For the first half of “Guy Ritchie’s The Covenant,” the film presents itself as a thoughtful exploration of American-South Asian relations. The story follows Sergeant John Kinley, played by Jake Gyllenhaal, and his Afghan translator, Ahmed, played by Dar Salim, as they navigate their way through Afghanistan. Ahmed’s job, which puts him at risk of retaliation from the Taliban, involves helping Kinley and his team, and in exchange, he is promised visas to the United States for himself, his wife, and his child.
During this half of the film, “The Covenant” operates as a character-driven drama that examines the many broken promises made by the US to the Middle East. This approach is effective, as it highlights the complex and often contradictory nature of America’s relationship with the region.
However, the film takes a drastic turn in the second half, as Ritchie introduces more combat and action into the story. While these scenes are exciting and well-executed, they feel out of place when compared to the more introspective tone of the first half of the film. This shift in tone ultimately detracts from the film’s overall impact, as it moves away from its initial exploration of the hollowness of American exceptionalism.
Overall, while “The Covenant” has its merits as a character-driven drama, its uneven execution and abrupt shift in tone ultimately leave the viewer feeling underwhelmed.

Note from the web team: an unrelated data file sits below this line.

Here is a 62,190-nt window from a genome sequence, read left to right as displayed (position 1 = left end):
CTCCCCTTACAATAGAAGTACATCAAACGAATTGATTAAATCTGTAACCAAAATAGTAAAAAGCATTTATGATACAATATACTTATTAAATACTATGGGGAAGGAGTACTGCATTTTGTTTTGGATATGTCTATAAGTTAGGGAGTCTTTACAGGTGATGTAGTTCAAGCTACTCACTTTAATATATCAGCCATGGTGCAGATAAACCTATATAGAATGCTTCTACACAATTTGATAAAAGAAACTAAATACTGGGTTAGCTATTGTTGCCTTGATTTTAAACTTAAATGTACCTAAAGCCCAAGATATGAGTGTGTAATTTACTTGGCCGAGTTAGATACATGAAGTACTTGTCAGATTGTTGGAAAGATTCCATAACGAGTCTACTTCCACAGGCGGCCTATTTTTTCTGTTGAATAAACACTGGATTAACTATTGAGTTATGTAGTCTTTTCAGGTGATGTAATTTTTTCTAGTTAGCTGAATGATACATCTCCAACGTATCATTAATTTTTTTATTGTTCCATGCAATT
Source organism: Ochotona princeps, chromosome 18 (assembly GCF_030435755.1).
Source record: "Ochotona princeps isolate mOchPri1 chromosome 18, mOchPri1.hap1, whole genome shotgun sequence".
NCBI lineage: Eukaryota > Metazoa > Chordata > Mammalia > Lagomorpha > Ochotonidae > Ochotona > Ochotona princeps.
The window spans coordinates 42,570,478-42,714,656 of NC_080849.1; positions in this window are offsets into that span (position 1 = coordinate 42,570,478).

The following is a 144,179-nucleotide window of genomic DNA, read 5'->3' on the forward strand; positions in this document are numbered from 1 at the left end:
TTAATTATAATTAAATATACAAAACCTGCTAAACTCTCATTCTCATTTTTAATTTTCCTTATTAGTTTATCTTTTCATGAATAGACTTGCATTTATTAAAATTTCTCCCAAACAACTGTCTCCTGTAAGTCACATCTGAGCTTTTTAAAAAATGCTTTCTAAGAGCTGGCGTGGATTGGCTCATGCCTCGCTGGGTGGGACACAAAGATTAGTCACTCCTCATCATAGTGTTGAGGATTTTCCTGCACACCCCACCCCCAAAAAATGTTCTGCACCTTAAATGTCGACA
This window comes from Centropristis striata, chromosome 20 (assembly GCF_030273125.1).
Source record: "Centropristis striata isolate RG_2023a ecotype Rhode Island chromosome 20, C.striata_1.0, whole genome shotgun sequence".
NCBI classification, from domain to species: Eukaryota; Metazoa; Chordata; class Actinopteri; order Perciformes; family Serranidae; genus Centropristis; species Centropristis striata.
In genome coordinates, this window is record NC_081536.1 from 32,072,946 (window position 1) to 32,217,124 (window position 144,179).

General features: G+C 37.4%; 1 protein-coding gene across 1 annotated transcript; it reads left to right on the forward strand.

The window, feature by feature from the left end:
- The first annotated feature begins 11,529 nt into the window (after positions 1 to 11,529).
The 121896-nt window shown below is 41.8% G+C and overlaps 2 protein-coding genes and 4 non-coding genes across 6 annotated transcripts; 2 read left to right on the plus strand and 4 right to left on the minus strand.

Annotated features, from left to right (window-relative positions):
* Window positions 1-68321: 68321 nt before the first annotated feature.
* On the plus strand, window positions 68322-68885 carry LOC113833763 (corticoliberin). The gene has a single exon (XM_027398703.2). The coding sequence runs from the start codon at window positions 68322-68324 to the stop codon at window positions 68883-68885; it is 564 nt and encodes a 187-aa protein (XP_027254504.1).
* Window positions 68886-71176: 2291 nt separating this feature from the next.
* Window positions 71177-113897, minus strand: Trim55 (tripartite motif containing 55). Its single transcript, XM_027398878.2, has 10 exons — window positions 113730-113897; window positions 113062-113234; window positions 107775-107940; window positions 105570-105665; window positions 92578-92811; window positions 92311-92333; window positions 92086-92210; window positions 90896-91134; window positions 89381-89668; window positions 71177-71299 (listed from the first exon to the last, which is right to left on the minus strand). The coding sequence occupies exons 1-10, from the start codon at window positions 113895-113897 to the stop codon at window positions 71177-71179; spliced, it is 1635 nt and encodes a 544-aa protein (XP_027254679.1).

In the opening scenes of “The Covenant,” the audience is immediately thrown into the dangerous world of Kinley and his team. The death of their translator and two other soldiers sets the stage for the arrival of Ahmed, who initially seems disinterested in the job. However, it soon becomes clear that Ahmed is more invested in bringing down the Taliban than he lets on.
What makes Ahmed such an intriguing character is his stoicism and intelligence. He is aware of the local drug trade and can tell when someone is lying, demonstrating his ability to navigate the complicated political landscape of Afghanistan. Despite his broad frame and intimidating presence, he is often ignored or dismissed by the soldiers he is there to help.
Sadim’s performance as Ahmed is a standout in the film, conveying both his physicality and intelligence. His interactions with Kinley are particularly compelling, as he corrects the soldier’s mistakes and negotiates with informants. Through Ahmed, “The Covenant” offers a nuanced portrayal of the Afghan people and their struggles in the midst of the war.
In “The Covenant,” the viewer is immediately thrown into the dangerous world of war and conflict. The opening scene shows Kinley and his team conducting roadside checks, which quickly turn deadly when a bomb is detonated, killing several soldiers. Ahmed, who later joins the team, appears stoic and uninterested in the job at first, but it becomes clear that he has a deeper connection to the mission than he initially lets on.
As the film progresses, the relationship between Kinley and Ahmed becomes strained, with Kinley seeming to distance himself from Ahmed outside of their work together. The film’s second half takes a more melodramatic turn, with Kinley’s attempts to help Ahmed and his family highlighting the apathy of the bureaucratic system towards Afghan translators.
Despite strong performances from Gyllenhaal and Sadim, the film’s tonal missteps and overblown action sequences prevent it from being the thoughtful examination of the war in Afghanistan that it could have been. Ultimately, “The Covenant” falls short of its potential, leaving the viewer with mixed emotions and unanswered questions.